Bigger Smiles, Less Hair: How Yearbook Photos Have Changed
A recent study has analyzed thousands of Yearbook photos to see how people's fashion and faces have changed over the decades. People tend to smile more than in the early years, and hairstyles have changed as well.
Credit: Ginosar et al, 2015

Editor's Note: This story was updated on Friday Dec. 11 at 2 p.m. E.T.

People now may have more to smile about — at least when it comes to their yearbook photos.

High school seniors today are much more likely to smile for the camera in their senior- year snaps, compared with the turn of the 20th century, new research finds.

Not surprisingly, sartorial choices have changed as well. Few young women now would contemplate shellacking their hair into a beehive, instead opting for longer, more natural locks, said study lead author Shiry Ginosar, a doctoral candidate in computer science at the University of California at Berkeley. [Smiles Secrets: 5 Things Your Grin Reveals About You]

People also tend to go for a less dressy look, perhaps reflecting changes in how rare it was to get photographed.

In the early 1900s, "it was a really big deal to get your picture taken and so people really dressed up for it, with hats and everything," Ginosar told Live Science.

Say prunes?

To see how the images of people had changed over the years, Ginosar and her colleagues used a computer-face-recognition program to analyze 37,921 yearbook photos dating from 1905 to 2013. The 949 yearbooks came from 128 schools and 27 states.

In the earliest photographs, serious expressions ruled the day. Photos took such a long time to capture that women often had headrests so the photo wouldn't turn out blurry, Ginosar said.

"In the late 19th century people posing for photographs still followed the habits of painted portraiture subjects. These included keeping a serious expression since a smile was hard to maintain for as long as it took to paint a portrait," the researchers wrote Nov. 9 in the preprint journal arXiv

At that time, it was also considered better to have a small mouth, so people would say "prunes" rather than "cheese" in a photo, the researchers wrote.

But once amateurs began using their personal cameras, smiles became the norm, according to a 2005 study in the journal Critical Studies in Media. In part, that was because the Kodak Corp. used its advertising to inspire people to photograph every happy occasion, from that first birthday party to the family vacation at the Grand Canyon, the researchers wrote. By the 1940s, most people smiled big for the camera in their high school photos.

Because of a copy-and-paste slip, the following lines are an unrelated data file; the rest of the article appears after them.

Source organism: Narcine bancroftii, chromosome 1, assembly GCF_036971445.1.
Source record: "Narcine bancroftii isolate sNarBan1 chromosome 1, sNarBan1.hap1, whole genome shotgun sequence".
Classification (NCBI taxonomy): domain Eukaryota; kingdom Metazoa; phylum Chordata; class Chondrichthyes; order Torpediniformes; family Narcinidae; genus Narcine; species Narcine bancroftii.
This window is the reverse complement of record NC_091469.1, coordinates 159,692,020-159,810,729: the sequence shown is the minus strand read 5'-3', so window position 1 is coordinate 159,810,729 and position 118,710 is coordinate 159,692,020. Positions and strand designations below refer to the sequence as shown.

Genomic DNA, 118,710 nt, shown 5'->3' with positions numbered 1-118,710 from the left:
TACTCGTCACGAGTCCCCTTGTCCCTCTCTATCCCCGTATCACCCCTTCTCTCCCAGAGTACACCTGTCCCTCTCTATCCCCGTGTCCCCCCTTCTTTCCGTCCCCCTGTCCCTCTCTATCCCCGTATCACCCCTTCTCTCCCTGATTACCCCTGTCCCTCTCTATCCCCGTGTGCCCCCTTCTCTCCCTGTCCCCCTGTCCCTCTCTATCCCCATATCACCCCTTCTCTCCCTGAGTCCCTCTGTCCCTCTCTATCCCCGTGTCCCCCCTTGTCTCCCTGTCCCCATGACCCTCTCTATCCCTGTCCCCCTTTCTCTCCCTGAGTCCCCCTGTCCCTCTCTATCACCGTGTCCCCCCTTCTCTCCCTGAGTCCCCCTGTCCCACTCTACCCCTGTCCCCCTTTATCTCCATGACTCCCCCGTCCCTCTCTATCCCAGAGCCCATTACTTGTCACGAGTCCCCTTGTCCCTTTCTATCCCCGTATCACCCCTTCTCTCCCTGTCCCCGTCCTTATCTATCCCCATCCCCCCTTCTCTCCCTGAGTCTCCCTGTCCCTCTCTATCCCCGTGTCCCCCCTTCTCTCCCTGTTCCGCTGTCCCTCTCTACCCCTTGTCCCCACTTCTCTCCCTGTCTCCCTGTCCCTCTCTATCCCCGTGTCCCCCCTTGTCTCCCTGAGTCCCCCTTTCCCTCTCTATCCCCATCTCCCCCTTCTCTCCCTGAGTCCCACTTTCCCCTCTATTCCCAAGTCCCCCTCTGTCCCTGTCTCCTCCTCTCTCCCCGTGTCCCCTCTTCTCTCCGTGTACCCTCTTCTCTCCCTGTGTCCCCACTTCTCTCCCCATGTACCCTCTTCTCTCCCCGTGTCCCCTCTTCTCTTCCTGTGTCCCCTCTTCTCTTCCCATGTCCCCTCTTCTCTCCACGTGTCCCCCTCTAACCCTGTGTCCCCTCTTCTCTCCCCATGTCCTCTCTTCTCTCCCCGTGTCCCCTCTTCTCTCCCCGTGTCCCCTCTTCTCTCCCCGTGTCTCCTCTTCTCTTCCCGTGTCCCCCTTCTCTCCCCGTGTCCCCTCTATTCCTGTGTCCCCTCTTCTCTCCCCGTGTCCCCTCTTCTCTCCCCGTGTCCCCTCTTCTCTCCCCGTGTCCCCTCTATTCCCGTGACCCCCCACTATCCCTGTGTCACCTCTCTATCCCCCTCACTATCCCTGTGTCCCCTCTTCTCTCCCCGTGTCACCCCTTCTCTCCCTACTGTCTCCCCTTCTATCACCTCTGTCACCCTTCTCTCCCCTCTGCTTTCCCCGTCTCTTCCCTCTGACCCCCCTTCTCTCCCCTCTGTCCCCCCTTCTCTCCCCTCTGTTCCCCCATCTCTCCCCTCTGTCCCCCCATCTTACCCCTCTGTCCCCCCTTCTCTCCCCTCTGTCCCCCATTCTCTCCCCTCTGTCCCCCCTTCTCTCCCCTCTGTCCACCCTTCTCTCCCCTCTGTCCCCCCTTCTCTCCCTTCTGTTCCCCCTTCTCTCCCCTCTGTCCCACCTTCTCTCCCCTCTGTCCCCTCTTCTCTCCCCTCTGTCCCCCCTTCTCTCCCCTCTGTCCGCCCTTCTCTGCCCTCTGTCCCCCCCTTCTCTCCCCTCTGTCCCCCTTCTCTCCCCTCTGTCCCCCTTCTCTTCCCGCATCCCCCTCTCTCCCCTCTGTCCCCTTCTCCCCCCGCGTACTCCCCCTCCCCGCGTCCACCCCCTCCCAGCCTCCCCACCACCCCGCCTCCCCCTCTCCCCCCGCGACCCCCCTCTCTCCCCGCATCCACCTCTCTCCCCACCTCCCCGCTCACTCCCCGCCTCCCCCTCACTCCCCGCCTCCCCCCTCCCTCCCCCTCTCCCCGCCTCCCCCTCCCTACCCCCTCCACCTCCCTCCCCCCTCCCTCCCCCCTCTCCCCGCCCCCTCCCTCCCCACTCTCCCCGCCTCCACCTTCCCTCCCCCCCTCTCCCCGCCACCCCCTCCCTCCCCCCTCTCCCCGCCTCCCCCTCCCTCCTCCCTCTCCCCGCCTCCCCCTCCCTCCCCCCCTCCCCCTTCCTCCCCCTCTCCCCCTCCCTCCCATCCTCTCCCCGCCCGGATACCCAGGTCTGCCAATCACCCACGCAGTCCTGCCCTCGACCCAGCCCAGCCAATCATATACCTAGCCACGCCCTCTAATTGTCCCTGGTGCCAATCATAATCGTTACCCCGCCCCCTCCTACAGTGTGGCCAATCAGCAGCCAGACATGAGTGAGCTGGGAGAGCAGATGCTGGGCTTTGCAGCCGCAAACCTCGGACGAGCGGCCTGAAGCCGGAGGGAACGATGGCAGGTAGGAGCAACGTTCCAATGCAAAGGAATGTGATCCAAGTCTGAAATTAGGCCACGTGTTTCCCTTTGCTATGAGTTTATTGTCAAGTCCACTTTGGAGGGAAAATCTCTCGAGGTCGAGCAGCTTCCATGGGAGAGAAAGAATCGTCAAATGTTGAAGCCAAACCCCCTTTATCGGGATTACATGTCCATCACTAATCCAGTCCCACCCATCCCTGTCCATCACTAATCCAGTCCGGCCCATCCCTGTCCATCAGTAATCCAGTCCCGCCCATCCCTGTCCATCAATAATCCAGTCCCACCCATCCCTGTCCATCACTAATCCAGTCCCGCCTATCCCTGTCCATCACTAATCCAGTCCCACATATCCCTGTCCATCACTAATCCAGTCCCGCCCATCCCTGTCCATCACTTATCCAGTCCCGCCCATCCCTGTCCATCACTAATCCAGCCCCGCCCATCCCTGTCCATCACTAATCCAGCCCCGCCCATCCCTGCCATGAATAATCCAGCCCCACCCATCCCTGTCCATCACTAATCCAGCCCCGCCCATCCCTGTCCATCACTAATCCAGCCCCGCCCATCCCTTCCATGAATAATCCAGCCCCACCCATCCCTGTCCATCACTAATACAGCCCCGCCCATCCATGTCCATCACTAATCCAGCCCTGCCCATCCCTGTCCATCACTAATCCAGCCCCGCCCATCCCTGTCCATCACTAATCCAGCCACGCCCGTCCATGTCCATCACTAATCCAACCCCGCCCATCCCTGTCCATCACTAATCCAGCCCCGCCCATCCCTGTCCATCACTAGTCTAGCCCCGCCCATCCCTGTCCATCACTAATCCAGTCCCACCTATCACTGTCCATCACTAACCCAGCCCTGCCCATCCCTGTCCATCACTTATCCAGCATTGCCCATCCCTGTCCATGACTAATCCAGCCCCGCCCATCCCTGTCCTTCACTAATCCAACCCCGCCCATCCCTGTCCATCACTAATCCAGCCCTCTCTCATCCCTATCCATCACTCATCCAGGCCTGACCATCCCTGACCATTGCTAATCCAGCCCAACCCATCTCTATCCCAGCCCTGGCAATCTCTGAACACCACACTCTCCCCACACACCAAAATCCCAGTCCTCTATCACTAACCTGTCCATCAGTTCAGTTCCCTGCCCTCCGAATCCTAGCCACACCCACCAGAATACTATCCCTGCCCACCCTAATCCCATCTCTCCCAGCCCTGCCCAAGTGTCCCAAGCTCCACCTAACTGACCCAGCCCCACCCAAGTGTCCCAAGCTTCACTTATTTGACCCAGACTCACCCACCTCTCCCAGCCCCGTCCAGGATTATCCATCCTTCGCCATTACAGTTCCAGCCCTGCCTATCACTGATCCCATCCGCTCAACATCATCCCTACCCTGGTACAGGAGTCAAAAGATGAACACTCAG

Hair through the ages

Women's hair also went through a dizzying array of (arguably regrettable) fashions. Women veered from the finger waves of the 1930s to the bobs, flips and bubble cuts of the 1960s, to the teased bangs and perms of the 1980s.  Men have typically kept their hair short, except during the 1970s, when Afros and slightly longer hair prevailed, Ginosar said.

For the last few decades, longer, straighter hairstyles have been the norm for girls.

This may be a trend toward a lower maintenance look, Ginosar said.

"I have no idea how people actually got their hair to stay up in the '60s — whether it was with rollers or with hairspray — but it definitely seems that in the 2000s a lot of people just left their hair down and had it pretty natural, not even a lot of bangs."

Changing times

In general, the gradual move toward a more low-key look may reflect a change in who takes yearbook photos and why. In 1905, photos were pricy and took forever to take. Most people left school before their senior year in high school, and only the elite of the elite could afford to get their mug immortalized, Ginosar said. Getting a yearbook photo snapped was a big deal, so people got dolled up for the occasion.

"In the 1900s, I have pictures of girls who showed up with fur and pearls — the real deal, stuff that somebody in high school wouldn't even own these days," Ginosar said.

Women look much less dolled up in later photos. For men, things changed less. Suits have been a near uniform for men — except in the 1970s, when "wide turtlenecks" were popular, Ginosar said.

While smiles are almost mandatory now, the ability to snap a million selfies and post them instantly on apps like Snapchat and Instagram may eventually change the conventions for portrait photos, Ginosar said.

For instance, researchers have found that the average selfie is not a smiling one, and the photograph angle is totally different from a typical yearbook photo, Ginosar said.

So perhaps in 20 years, yearbook photographers will take their photos from above, ask people to look up at the camera and make their best pouty duck face.

Editor's Note:  This story was updated to correct the spelling of Shiry Ginosar's name in two instances.

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